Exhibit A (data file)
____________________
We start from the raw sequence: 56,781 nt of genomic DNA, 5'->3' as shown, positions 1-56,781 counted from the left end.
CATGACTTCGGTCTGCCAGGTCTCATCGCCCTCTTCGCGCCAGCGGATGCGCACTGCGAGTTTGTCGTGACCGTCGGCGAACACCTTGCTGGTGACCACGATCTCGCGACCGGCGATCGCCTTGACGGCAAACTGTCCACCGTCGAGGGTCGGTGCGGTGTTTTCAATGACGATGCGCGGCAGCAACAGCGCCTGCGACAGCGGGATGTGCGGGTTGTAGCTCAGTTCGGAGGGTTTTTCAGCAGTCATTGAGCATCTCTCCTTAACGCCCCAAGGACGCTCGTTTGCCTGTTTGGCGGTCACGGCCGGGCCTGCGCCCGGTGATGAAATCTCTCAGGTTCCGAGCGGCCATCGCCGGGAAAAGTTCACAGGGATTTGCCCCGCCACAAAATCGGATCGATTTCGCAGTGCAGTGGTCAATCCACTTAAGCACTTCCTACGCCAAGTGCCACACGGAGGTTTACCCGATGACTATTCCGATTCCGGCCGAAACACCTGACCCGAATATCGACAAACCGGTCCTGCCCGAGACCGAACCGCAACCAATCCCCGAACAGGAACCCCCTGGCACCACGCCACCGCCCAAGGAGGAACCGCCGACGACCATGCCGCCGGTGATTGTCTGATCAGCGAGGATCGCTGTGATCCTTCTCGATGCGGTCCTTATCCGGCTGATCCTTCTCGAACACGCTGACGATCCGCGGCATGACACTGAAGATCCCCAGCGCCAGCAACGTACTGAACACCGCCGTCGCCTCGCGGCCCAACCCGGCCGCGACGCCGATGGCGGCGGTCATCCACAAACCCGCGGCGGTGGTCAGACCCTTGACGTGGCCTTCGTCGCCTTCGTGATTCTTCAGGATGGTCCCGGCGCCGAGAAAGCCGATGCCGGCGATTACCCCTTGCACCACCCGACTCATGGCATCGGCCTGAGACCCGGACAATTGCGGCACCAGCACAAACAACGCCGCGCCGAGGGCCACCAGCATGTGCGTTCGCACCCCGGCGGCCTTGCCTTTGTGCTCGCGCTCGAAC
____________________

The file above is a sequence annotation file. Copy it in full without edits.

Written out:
We start from the raw sequence: 56,781 nt of genomic DNA, 5'->3' as shown, positions 1-56,781 counted from the left end.
CATGACTTCGGTCTGCCAGGTCTCATCGCCCTCTTCGCGCCAGCGGATGCGCACTGCGAGTTTGTCGTGACCGTCGGCGAACACCTTGCTGGTGACCACGATCTCGCGACCGGCGATCGCCTTGACGGCAAACTGTCCACCGTCGAGGGTCGGTGCGGTGTTTTCAATGACGATGCGCGGCAGCAACAGCGCCTGCGACAGCGGGATGTGCGGGTTGTAGCTCAGTTCGGAGGGTTTTTCAGCAGTCATTGAGCATCTCTCCTTAACGCCCCAAGGACGCTCGTTTGCCTGTTTGGCGGTCACGGCCGGGCCTGCGCCCGGTGATGAAATCTCTCAGGTTCCGAGCGGCCATCGCCGGGAAAAGTTCACAGGGATTTGCCCCGCCACAAAATCGGATCGATTTCGCAGTGCAGTGGTCAATCCACTTAAGCACTTCCTACGCCAAGTGCCACACGGAGGTTTACCCGATGACTATTCCGATTCCGGCCGAAACACCTGACCCGAATATCGACAAACCGGTCCTGCCCGAGACCGAACCGCAACCAATCCCCGAACAGGAACCCCCTGGCACCACGCCACCGCCCAAGGAGGAACCGCCGACGACCATGCCGCCGGTGATTGTCTGATCAGCGAGGATCGCTGTGATCCTTCTCGATGCGGTCCTTATCCGGCTGATCCTTCTCGAACACGCTGACGATCCGCGGCATGACACTGAAGATCCCCAGCGCCAGCAACGTACTGAACACCGCCGTCGCCTCGCGGCCCAACCCGGCCGCGACGCCGATGGCGGCGGTCATCCACAAACCCGCGGCGGTGGTCAGACCCTTGACGTGGCCTTCGTCGCCTTCGTGATTCTTCAGGATGGTCCCGGCGCCGAGAAAGCCGATGCCGGCGATTACCCCTTGCACCACCCGACTCATGGCATCGGCCTGAGACCCGGACAATTGCGGCACCAGCACAAACAACGCCGCGCCGAGGGCCACCAGCATGTGCGTTCGCACCCCGGCGGCCTTGCCTTTGTGCTCGCGCTCGAAC